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Interview with Artist Nancy Romanovsky

In our artist interview with Nancy Romanovsky we discovered family and nature played significant roles in her becoming the artist she is today. “All through my childhood, I camped and hiked quite a lot with my family.” She smiles. “It was then that I developed a rich appreciation for nature. I began to love it with all my senses – the sound of aspen leaves in the wind, the smell of the autumn earth, the feel of a cold-water stream, the taste of foraged berries... My oeuvre of paintings today can nearly always be traced back to being in nature.





The biggest supporter in my life has been my husband. With his encouragement I was able to leave my ‘other career’ in 2012 and focus on my art. He supports me in nearly every aspect of being an artist; he even often titles my works! Together we own and operate a Douglas-fir tree farm in western Washington. Our partnership brings us the greatest joy of working the land together, and our idyllic forest property is a main source of visual nourishment for me.


I have always been intrigued by the design of nature itself—the line of a tree, or the way the light falls. I think my appreciation for nature and my eye for design have been constantly developing, especially after I started painting full time.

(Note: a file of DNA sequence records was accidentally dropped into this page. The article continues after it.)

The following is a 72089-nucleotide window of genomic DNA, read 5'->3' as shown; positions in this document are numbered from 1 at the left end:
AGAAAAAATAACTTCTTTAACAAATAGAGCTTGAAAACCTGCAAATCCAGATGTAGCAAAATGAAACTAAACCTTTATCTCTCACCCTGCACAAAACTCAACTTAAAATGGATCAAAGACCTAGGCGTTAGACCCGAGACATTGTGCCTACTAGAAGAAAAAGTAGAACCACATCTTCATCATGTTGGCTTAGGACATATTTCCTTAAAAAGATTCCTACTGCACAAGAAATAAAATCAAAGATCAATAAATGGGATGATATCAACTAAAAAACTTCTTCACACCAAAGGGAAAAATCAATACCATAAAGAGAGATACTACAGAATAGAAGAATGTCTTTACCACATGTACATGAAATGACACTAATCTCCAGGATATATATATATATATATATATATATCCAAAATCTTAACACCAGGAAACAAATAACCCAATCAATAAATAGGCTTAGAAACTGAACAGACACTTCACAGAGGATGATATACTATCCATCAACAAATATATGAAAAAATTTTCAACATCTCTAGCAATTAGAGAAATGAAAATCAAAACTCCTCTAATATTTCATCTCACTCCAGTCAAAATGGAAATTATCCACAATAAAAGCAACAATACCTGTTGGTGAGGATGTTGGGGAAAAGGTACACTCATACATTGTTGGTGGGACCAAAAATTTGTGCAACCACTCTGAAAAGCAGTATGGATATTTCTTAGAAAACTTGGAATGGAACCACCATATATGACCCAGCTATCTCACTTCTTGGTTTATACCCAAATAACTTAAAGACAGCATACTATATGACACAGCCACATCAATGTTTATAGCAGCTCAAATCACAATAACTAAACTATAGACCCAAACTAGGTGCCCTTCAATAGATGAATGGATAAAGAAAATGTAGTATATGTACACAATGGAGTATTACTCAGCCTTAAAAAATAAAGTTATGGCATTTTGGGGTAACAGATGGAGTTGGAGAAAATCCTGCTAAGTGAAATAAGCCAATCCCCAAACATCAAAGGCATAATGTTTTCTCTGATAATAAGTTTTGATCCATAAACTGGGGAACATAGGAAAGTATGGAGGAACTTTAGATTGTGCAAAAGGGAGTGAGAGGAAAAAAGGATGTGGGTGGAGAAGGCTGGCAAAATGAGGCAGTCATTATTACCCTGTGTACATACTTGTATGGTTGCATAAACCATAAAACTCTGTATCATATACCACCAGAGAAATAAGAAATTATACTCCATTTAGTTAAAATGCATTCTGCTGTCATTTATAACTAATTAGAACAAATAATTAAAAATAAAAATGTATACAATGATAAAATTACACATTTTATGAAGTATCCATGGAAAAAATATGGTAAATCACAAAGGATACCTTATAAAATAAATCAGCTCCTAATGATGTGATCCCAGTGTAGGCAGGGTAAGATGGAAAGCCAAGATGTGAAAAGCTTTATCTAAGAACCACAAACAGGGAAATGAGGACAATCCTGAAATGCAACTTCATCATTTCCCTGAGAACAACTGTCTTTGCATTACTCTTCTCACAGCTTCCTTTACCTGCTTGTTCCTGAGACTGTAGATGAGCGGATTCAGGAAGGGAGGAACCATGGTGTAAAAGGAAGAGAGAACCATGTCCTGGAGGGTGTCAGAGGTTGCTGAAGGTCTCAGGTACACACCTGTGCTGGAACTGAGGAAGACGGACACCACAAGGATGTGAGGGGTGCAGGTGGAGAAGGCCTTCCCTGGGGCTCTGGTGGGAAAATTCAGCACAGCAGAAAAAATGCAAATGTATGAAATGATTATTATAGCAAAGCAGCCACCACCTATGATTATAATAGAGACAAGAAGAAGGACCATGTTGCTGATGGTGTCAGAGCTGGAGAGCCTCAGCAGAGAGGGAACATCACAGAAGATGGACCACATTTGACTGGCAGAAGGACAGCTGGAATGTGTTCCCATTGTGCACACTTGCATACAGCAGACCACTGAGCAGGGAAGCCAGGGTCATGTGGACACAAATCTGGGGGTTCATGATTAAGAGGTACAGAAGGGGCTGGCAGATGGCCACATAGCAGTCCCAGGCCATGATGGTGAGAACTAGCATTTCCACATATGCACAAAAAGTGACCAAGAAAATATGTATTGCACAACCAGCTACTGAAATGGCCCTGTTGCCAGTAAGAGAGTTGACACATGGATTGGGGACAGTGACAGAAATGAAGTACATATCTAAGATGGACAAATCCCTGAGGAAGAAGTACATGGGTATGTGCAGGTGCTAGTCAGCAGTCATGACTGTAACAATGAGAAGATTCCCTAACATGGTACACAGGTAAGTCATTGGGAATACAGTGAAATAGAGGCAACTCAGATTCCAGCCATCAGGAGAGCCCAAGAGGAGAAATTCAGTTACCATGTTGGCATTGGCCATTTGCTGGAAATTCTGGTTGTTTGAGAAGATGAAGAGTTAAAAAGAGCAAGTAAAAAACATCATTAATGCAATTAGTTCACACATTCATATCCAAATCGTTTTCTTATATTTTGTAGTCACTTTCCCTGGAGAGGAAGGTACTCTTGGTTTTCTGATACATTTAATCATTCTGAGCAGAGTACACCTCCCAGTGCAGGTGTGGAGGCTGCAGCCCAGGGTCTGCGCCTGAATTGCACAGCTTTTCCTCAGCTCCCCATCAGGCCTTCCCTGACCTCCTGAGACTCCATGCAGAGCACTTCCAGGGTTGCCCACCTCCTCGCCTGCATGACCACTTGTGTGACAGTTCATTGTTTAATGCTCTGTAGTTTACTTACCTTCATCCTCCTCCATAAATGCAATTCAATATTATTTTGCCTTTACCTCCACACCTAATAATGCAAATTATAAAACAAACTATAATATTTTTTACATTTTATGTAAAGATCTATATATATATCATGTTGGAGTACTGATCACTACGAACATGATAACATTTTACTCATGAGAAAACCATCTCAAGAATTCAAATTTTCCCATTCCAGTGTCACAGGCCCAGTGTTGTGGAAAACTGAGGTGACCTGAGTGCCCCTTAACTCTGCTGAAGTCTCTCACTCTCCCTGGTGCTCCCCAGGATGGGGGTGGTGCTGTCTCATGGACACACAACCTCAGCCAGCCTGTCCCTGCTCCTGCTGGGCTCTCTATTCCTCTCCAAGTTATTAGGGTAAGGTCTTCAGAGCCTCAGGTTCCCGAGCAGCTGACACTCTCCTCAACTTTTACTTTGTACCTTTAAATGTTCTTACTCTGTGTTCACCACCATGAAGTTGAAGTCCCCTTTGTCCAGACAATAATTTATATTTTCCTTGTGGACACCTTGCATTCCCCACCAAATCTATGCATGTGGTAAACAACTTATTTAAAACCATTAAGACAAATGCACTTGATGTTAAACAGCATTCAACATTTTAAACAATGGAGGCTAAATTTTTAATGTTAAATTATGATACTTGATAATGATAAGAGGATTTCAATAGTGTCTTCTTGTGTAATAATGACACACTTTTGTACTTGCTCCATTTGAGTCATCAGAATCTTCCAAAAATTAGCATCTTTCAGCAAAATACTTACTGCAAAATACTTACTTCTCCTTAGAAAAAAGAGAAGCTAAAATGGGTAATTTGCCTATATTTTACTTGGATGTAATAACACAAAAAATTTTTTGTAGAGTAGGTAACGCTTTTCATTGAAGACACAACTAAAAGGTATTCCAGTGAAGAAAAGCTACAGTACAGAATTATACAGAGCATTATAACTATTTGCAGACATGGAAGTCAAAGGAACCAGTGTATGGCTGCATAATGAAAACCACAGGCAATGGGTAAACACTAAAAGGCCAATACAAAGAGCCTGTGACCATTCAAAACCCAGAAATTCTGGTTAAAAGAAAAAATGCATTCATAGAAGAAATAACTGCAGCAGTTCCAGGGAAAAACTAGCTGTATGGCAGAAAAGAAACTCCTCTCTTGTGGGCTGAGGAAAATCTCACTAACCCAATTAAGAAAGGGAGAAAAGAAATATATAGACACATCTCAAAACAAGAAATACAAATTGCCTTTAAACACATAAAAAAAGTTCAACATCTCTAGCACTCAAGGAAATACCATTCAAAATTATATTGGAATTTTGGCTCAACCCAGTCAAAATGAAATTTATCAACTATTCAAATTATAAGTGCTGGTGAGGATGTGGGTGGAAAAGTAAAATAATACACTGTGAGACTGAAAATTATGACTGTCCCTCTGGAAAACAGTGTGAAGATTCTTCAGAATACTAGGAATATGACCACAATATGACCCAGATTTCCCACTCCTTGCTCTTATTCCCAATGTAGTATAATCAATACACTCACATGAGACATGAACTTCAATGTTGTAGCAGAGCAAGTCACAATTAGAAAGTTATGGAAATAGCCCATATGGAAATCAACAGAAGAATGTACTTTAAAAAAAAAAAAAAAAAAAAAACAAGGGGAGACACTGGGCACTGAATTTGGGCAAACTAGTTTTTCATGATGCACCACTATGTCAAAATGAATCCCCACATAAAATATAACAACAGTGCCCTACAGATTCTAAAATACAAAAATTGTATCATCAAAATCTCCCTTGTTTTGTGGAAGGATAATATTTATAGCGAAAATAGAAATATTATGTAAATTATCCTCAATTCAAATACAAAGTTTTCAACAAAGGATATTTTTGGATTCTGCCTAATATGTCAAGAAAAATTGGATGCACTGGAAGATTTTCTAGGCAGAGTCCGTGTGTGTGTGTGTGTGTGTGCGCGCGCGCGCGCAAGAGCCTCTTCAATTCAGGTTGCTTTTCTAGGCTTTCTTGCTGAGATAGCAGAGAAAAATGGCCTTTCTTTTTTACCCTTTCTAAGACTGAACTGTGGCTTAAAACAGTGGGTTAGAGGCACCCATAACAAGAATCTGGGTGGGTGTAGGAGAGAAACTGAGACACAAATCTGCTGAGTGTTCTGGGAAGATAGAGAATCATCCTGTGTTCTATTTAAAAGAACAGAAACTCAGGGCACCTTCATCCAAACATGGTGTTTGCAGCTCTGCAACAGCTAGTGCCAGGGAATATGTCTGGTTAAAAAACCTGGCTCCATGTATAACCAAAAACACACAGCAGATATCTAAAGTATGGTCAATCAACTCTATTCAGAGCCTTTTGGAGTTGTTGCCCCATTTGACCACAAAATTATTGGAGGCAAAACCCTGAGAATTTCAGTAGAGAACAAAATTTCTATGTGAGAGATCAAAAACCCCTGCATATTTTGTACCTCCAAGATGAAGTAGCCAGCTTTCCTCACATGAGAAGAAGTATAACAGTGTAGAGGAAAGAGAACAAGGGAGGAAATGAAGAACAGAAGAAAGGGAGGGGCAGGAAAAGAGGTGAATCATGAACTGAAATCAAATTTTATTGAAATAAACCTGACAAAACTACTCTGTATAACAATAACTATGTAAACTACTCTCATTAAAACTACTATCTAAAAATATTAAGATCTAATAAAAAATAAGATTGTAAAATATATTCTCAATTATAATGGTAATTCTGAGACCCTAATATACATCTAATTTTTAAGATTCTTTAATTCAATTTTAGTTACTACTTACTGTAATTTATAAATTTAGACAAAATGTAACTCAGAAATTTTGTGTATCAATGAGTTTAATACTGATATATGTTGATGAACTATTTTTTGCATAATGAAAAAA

My favorite painting technique is oil on linen panel. For my color palette I use what is called a double primary palette, which consists of a warm and a cool of each of the three primary colors plus white. I use a limited color palette to help me create harmony throughout a piece.


The above painting, “Boughs to the River” was inspired by our tree farm – I’ve actually painted this particular tree a number of times from different angles, during different seasons, and in different times of day. I call it “my tree”. In this particular piece, the focus is on the tree itself – a portrait, so to speak. It’s why I chose a tall vertical format, to focus on the tree and the way its boughs reach down to the river. This painting highlights the elegant shapes of nature, and how light reveals them.





My painting style is called representational style -- somewhere between impressionism and realism. My level of detail varies from piece to piece and throughout a piece to help the viewer focus on the main idea and to travel through the painting. There are enough areas of implied detail or complete lack of detail for the viewer to rest – similar to a rest in a musical composition. I also vary my brushstroke and thickness of paint to enrich the scene and create visual interest.


My advice for aspiring artists is firstly to soak up as much quality art as you can by visiting galleries (like The Artists’ Gallery!) museums in person, and reading art magazines. You need to study and practice, just as any serious professional does, to find what makes your heart sing, and develop your own ‘voice’ in your work. This takes some experimenting and a lot of “brush miles”. Being an artist is a profession and a business, but the first ingredient is to consistently produce good work. This leads to my second bit of advice, which is to develop a tough skin because there will be a lot of rejections: by show jurors, by gallery owners, by your viewers, and even by yourself! Art is very subjective. Being rejected is part of being an artist; don’t let it deter or discourage you!

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